Sustainability could mean increasing efficiency. It could also mean effective land management. But one thing's clear: not everyone has the same definition.
"Many of us in the cattle business grew up thinking of sustainability as making enough money to keep ranching the next year," says Nebraska cattleman Bill Rishel. "Of course that meant we had to care for our natural resources and manage them in a responsible way.
"That's not as obvious to today's consumer," he said, "so we need to be part of this movement to redefine the concept."
The National Cattlemen's Beef Association recently completed an assessment on the topic, and issued a comprehensive report last year – including a providing a definition.
"We define sustainability as balancing environmental responsibility, economic opportunity and social diligence," said NCBA's Kim Stackhouse-Lawson. "To the producers at home, this is really about continuing to leave ranches from generation to generation, improving their livelihoods and contributing and providing for local communities."
Still, it's hard to reconcile the way each industry segment defines the buzzword and its perception for consumers.
At the recent Cattle Industry Convention in Nashville, Tenn., a McDonalds Corp. vice president of sustainability Bob Langert said that's why his company helped start the Global Roundtable for Sustainable Beef.
"If we don't invest in sustainability, we're not going to have all the customers we want in the future," Langert said. "We know what we're good at, and we know what we're not good at. What we're good at is running restaurants, but we need to rely upon beef ranchers, processors, the industry to figure out what sustainability means."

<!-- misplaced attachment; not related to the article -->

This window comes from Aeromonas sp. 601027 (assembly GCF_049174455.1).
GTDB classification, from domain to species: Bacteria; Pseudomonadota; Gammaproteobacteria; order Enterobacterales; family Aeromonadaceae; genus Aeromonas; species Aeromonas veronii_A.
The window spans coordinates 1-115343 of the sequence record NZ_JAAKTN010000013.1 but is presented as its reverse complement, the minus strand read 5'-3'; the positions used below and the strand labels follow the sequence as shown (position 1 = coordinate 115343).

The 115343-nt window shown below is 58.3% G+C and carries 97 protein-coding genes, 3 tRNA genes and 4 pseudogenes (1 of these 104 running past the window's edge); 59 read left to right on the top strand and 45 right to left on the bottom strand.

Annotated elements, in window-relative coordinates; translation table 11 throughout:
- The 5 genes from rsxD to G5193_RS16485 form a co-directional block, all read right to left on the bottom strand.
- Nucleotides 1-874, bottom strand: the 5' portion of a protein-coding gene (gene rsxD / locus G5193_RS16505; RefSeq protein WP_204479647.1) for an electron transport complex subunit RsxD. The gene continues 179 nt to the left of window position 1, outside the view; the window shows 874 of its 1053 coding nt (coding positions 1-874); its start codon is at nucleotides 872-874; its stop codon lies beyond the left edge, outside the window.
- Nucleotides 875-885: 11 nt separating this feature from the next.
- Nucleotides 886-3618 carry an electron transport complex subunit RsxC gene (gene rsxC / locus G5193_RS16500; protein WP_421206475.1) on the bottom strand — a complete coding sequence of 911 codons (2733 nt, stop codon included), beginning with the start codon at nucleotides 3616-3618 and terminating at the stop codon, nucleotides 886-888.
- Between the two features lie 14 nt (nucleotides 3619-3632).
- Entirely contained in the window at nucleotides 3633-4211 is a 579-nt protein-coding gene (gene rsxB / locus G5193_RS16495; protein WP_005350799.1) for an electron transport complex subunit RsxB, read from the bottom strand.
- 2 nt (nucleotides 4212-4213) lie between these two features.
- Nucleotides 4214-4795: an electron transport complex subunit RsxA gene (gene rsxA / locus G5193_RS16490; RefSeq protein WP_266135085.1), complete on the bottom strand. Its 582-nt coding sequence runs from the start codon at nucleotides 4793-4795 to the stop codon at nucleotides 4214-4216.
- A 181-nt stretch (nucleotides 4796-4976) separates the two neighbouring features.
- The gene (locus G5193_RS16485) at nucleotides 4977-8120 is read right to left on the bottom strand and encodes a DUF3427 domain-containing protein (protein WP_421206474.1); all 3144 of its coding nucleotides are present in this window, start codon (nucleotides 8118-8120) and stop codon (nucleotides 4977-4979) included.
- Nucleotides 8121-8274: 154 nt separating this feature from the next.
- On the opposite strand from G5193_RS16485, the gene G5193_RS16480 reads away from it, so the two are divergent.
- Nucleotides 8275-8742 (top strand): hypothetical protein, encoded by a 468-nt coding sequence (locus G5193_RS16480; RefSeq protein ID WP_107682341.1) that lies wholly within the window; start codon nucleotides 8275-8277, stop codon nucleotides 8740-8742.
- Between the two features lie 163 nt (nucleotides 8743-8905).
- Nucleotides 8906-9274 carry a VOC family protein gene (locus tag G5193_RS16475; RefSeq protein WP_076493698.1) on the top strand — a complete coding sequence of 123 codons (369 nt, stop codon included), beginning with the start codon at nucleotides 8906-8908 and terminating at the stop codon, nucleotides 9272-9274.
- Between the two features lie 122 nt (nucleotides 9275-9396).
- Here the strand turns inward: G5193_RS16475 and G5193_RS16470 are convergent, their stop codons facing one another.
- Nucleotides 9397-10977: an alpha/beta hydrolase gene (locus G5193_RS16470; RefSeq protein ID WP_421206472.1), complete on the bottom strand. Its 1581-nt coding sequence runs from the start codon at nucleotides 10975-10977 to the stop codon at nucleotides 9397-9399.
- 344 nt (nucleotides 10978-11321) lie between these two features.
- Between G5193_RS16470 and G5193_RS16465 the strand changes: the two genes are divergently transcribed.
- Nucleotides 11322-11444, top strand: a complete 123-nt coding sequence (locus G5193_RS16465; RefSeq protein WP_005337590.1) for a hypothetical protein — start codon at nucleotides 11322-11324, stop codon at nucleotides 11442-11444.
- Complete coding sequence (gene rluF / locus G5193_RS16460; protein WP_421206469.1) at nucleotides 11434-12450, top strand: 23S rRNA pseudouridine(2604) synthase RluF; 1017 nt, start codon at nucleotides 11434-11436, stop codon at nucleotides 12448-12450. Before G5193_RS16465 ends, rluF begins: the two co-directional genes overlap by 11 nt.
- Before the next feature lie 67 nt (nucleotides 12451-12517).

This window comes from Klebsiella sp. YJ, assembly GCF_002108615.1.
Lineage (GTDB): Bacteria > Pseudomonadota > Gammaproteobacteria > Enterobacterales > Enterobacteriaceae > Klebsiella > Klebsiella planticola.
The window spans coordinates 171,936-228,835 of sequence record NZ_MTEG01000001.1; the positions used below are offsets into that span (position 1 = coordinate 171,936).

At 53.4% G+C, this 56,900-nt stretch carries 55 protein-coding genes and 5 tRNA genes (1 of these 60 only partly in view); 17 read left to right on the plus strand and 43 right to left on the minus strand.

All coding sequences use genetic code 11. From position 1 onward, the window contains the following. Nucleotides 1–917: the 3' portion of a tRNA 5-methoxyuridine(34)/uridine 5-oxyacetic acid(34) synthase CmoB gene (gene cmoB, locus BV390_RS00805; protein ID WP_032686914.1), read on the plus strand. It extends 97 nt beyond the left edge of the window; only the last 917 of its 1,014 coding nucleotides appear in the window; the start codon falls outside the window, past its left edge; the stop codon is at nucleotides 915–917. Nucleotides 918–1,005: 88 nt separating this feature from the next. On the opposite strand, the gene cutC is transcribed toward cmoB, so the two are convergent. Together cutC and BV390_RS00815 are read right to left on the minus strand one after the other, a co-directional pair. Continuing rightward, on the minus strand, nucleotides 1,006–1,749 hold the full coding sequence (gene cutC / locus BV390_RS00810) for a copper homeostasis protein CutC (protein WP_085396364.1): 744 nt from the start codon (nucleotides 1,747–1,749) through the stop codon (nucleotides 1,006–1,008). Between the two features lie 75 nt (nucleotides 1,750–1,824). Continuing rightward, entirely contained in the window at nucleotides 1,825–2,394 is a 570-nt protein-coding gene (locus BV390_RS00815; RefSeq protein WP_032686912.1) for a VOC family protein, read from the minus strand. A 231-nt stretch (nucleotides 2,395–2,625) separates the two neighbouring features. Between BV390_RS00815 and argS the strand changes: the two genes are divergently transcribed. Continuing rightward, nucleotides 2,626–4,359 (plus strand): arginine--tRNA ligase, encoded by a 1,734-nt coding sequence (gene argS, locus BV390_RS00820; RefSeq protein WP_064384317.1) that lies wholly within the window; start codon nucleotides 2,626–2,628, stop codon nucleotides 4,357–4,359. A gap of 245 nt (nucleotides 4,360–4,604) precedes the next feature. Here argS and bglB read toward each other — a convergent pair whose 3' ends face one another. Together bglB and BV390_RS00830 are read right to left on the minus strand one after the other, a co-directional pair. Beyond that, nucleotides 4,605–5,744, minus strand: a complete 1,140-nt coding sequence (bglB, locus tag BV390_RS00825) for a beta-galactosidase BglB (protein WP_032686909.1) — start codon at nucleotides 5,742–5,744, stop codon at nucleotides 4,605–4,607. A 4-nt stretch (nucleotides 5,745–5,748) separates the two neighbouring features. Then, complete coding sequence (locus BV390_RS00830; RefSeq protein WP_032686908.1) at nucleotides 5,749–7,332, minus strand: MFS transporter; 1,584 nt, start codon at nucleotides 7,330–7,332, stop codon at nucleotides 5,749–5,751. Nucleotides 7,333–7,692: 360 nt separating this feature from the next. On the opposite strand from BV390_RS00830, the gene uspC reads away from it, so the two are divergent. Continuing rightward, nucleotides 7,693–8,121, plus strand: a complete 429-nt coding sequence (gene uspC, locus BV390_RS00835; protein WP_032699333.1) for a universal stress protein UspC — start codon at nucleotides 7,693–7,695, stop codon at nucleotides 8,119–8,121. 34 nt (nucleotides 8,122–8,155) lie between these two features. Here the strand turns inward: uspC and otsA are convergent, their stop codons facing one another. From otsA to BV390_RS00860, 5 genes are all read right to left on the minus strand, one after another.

Langert hopes the roundtable can synthesize a common standard from the many perspectives of its members.
"Let's come up with a definition of beef sustainability for all of us that's based on science and is going to help drive our businesses forward," he said.
The GRSB's beef community, environmental and food business leaders share knowledge and resources that support sound, responsible and viable beef production. The group goes beyond reducing costs and maximizing production to focus on the environment, animal care and food quality.
While global in nature, the GRSB outlines measurable actions at regional and local levels. Key strategies include providing forums for discussion and problem solving. GRSB is the only global forum dedicated to connecting local, regional and global initiatives.
"Sustainability is a common goal of the beef community," said Certified Angus Beef Vice President of Production Mark McCully "Working together through the GRSB, we can bring all viewpoints to the conversation and help ensure the best possible care of the resources."
The GRSB envisions a world in which all aspects of the beef value chain are environmentally sound, socially responsible and economically viable.
Its founding members are Cargill, Elanco, JBS, McDonald's, Merck, Solidaridad, Walmart, and the World Wildlife Fund. For more information, visit www.grsbeef.org.